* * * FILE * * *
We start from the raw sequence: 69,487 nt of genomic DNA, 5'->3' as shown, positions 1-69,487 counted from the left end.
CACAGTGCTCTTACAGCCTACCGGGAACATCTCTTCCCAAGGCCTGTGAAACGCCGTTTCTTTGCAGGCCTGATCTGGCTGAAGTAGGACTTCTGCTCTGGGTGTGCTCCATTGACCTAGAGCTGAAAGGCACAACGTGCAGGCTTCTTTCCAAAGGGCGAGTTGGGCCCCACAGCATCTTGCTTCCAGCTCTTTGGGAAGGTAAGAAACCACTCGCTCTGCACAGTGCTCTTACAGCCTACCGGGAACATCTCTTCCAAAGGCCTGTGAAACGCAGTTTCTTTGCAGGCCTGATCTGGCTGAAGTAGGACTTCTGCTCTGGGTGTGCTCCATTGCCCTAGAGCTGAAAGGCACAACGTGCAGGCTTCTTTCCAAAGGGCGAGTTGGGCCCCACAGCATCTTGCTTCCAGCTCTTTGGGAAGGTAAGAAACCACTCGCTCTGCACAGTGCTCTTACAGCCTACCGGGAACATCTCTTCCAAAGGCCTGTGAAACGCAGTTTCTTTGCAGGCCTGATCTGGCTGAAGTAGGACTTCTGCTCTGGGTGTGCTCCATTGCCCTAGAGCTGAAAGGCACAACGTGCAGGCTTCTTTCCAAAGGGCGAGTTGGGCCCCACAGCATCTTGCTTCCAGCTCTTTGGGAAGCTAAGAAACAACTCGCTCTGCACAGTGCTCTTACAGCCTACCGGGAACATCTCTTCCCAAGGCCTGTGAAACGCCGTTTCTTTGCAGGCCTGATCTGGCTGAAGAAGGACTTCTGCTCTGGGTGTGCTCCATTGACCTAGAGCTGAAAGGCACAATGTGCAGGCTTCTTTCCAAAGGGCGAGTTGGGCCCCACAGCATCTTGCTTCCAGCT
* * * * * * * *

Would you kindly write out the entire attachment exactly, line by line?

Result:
We start from the raw sequence: 69,487 nt of genomic DNA, 5'->3' as shown, positions 1-69,487 counted from the left end.
CACAGTGCTCTTACAGCCTACCGGGAACATCTCTTCCCAAGGCCTGTGAAACGCCGTTTCTTTGCAGGCCTGATCTGGCTGAAGTAGGACTTCTGCTCTGGGTGTGCTCCATTGACCTAGAGCTGAAAGGCACAACGTGCAGGCTTCTTTCCAAAGGGCGAGTTGGGCCCCACAGCATCTTGCTTCCAGCTCTTTGGGAAGGTAAGAAACCACTCGCTCTGCACAGTGCTCTTACAGCCTACCGGGAACATCTCTTCCAAAGGCCTGTGAAACGCAGTTTCTTTGCAGGCCTGATCTGGCTGAAGTAGGACTTCTGCTCTGGGTGTGCTCCATTGCCCTAGAGCTGAAAGGCACAACGTGCAGGCTTCTTTCCAAAGGGCGAGTTGGGCCCCACAGCATCTTGCTTCCAGCTCTTTGGGAAGGTAAGAAACCACTCGCTCTGCACAGTGCTCTTACAGCCTACCGGGAACATCTCTTCCAAAGGCCTGTGAAACGCAGTTTCTTTGCAGGCCTGATCTGGCTGAAGTAGGACTTCTGCTCTGGGTGTGCTCCATTGCCCTAGAGCTGAAAGGCACAACGTGCAGGCTTCTTTCCAAAGGGCGAGTTGGGCCCCACAGCATCTTGCTTCCAGCTCTTTGGGAAGCTAAGAAACAACTCGCTCTGCACAGTGCTCTTACAGCCTACCGGGAACATCTCTTCCCAAGGCCTGTGAAACGCCGTTTCTTTGCAGGCCTGATCTGGCTGAAGAAGGACTTCTGCTCTGGGTGTGCTCCATTGACCTAGAGCTGAAAGGCACAATGTGCAGGCTTCTTTCCAAAGGGCGAGTTGGGCCCCACAGCATCTTGCTTCCAGCT